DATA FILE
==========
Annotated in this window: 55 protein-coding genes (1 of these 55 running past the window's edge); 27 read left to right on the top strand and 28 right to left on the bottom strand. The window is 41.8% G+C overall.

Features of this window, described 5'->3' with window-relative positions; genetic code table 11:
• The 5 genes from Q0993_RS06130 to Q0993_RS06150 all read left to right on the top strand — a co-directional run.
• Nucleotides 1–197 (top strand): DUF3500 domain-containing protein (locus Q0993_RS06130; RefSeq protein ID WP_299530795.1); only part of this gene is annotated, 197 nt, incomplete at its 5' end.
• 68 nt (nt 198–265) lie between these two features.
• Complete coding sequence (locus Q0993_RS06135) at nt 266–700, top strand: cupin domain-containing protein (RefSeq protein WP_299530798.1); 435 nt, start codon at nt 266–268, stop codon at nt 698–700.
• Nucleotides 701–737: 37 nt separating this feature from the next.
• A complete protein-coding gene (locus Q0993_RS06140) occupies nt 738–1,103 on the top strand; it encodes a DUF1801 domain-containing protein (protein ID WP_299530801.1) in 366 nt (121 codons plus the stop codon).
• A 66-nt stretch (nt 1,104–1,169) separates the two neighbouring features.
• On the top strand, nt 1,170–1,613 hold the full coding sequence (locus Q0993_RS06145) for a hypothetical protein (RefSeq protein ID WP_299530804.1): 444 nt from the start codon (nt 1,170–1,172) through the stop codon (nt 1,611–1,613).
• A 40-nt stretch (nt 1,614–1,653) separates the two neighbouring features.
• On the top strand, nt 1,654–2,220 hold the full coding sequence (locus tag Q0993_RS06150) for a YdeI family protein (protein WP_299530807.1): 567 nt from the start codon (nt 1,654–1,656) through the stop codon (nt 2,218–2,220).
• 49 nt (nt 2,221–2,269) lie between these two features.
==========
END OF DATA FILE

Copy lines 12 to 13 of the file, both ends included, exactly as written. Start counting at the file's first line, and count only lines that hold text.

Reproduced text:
• On the top strand, nt 1,654–2,220 hold the full coding sequence (locus tag Q0993_RS06150) for a YdeI family protein (protein WP_299530807.1): 567 nt from the start codon (nt 1,654–1,656) through the stop codon (nt 2,218–2,220).
• 49 nt (nt 2,221–2,269) lie between these two features.